Dinosaurs Can Do Thermoregulation to a Point

Dinosaurs

Dinosaurs were shown to be capable of thermoregulation in a recent study, at least to a point. Thermoregulation is the ability to control the internal body temperature even when the environmental temperature varies. Animals that can do thermoregulation are said to be warm-blooded whereas animals that cannot do thermoregulation are said to be cold-blooded.

A long-standing question about dinosaurs is whether they are more bird-like or reptilian-like. This question relates to thermoregulation in that birds can regulate their temperature and reptiles cannot. This newly reported study has suggested that dinosaurs should be considered as fitting in somewhere in between. Dinosaurs were shown to be able to regulate their own body temperature, but only to a certain point, and not to the degree of birds and mammals.

In the evolution of animals, amphibians are thought to have evolved before reptiles and then the latest stage was the evolution of birds and mammals. Both birds and mammals are put in this latest category because they can regulate their body temperature, and are said to be warm-blooded. Amphibians and reptiles are cold-blooded and need to move into the sun to get warm or shade to cool down. The evolutionary transition between the reptilian era and the era of birds and mammals was based on the evolution of the brain and nervous system that allowed for regulation of internal body temperature. The brains of dinosaurs are very small relative to body size and the brains of mammals are very large relative to body size. The question of thermoregulation in dinosaurs is related to the understanding of how the brain evolved in animals.

The recent study on the regulation of body temperature in dinosaurs was published in Science by a team from the University of New Mexico. The lead author was Dr. John Grady. The authors of this study suggested that the modern idea of a dichotomy of animals being either cold-blooded or warm-blooded may be overly simplistic. This means that there actually could be a group of animals have the ability to regulate their own body temperatures to some degree.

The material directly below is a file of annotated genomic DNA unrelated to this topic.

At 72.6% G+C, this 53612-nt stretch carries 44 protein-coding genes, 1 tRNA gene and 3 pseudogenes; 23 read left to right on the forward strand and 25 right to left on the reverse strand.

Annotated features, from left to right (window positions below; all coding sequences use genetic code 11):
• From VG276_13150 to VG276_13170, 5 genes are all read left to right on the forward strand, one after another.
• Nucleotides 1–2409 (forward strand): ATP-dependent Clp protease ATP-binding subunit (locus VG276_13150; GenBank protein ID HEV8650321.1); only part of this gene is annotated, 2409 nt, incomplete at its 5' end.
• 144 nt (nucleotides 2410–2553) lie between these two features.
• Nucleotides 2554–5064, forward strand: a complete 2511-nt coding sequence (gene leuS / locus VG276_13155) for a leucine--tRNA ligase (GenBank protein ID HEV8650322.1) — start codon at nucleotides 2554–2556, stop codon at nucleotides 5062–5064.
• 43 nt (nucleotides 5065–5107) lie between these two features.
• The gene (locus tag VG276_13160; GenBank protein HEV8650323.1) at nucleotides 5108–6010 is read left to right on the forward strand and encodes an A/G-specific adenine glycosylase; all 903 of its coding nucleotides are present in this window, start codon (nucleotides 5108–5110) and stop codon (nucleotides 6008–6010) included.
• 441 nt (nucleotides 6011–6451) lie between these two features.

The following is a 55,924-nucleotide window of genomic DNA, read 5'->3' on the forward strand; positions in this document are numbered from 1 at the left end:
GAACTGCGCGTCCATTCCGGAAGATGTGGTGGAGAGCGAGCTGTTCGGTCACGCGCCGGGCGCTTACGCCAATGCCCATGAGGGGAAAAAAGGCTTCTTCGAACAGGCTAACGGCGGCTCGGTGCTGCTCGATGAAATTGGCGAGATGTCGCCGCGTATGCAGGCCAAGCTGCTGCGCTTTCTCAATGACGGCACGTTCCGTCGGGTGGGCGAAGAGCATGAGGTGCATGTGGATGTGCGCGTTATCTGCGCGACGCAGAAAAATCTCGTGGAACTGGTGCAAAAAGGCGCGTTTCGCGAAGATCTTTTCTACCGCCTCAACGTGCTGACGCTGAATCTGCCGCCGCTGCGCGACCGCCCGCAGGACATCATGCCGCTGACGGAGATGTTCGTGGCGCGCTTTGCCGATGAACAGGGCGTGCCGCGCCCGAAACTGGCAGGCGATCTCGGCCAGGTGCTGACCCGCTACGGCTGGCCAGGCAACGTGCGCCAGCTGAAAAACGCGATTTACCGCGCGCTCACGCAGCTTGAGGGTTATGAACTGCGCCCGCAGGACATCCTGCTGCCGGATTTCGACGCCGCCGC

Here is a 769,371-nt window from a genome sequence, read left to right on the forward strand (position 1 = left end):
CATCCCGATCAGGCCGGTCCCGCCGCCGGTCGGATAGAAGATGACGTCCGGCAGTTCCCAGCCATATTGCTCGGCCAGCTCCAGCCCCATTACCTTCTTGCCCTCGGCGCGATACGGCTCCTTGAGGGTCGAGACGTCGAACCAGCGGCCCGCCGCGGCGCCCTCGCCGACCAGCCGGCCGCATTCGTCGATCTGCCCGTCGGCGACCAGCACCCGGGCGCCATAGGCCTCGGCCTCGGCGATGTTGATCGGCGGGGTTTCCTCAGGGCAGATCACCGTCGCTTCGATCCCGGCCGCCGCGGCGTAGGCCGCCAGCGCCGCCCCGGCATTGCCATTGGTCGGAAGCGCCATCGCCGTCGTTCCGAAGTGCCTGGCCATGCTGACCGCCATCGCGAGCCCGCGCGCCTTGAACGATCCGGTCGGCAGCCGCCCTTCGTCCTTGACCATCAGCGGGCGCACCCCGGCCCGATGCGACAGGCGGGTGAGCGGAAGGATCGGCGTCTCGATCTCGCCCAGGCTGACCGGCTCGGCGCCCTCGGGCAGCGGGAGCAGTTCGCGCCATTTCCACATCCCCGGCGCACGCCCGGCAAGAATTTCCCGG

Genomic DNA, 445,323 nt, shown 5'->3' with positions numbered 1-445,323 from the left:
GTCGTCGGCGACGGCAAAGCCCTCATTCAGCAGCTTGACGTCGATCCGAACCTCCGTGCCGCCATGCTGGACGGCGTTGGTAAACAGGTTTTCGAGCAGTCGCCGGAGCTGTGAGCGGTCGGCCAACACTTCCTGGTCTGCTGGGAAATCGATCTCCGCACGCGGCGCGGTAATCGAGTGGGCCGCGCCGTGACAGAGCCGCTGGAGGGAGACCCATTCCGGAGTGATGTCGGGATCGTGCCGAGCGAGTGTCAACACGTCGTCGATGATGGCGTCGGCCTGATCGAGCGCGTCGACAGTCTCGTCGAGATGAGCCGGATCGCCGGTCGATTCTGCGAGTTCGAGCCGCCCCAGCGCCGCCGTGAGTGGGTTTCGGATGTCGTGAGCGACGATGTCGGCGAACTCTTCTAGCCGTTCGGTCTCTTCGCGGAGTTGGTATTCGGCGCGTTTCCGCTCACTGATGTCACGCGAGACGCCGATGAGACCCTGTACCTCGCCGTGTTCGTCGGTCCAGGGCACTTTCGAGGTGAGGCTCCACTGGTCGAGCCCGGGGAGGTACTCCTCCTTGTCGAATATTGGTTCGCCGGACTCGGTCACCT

The scientific term for animals that can do thermoregulation to a degree is mesoderms. The prefix meso means middle. Mesoderms have a metabolism that allows regulation of body temperature to some point, but not constantly, as is the case with birds and mammals. For example, tuna are considered to be mesoderms.

The methodology of the reported study included looking at many types of animals and recording their growth rates as well as metabolic rates. They were able to determine a continuum from cold-blooded animals to warm-blooded animals. When they plotted dinosaurs on this continuum, they found they were in the middle of the scale. The authors termed thermoregulation ability in this middle region of the continuum as mesothermy.

It has been reported that Dr. Grady has indicated where these studies will go in the future. He is planning on studying dinosaur fossils in extreme temperature environments, like Alaska, to study exaggerated differences in types of thermoregulation.

According to reports, being able to do thermoregulation would have likely given dinosaurs some advantages compared to other animals. Dinosaurs are thought to have lived from about 165 million years ago to about 65 million years ago, which is when they became extinct. This is considered to be a long time in terms of more recent evolutionary eras and the ability to do thermoregulation, even to a point, would have likely been an advantage that contributed to their evolutionary success.

By Margaret Lutze

Sources:
Science
Nature
Reuters

Your Thoughts?